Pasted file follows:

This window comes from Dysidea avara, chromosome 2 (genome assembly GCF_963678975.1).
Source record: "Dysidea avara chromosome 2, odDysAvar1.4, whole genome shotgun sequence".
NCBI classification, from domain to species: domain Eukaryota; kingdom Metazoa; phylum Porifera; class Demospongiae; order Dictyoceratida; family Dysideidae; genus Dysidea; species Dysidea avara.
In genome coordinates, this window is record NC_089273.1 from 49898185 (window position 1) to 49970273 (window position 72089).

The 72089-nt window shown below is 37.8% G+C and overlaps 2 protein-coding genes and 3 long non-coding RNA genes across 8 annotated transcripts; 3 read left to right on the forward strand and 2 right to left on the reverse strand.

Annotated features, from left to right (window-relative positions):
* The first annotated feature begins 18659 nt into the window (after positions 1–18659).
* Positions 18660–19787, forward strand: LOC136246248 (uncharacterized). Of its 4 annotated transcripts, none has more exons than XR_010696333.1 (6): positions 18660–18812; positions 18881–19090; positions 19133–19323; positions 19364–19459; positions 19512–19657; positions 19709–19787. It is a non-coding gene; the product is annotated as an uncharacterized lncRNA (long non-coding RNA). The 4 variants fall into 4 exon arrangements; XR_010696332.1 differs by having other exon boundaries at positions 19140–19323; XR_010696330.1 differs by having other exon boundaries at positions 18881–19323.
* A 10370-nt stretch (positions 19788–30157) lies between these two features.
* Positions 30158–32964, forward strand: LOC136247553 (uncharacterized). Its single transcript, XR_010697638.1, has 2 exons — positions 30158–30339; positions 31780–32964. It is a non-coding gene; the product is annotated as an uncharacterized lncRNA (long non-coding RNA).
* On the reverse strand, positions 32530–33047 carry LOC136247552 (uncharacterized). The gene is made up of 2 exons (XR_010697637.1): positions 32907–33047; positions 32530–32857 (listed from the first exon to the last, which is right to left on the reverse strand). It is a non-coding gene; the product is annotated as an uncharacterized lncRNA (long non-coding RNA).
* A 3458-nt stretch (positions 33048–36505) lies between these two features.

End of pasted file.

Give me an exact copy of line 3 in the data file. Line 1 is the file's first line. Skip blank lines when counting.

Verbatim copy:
NCBI classification, from domain to species: domain Eukaryota; kingdom Metazoa; phylum Porifera; class Demospongiae; order Dictyoceratida; family Dysideidae; genus Dysidea; species Dysidea avara.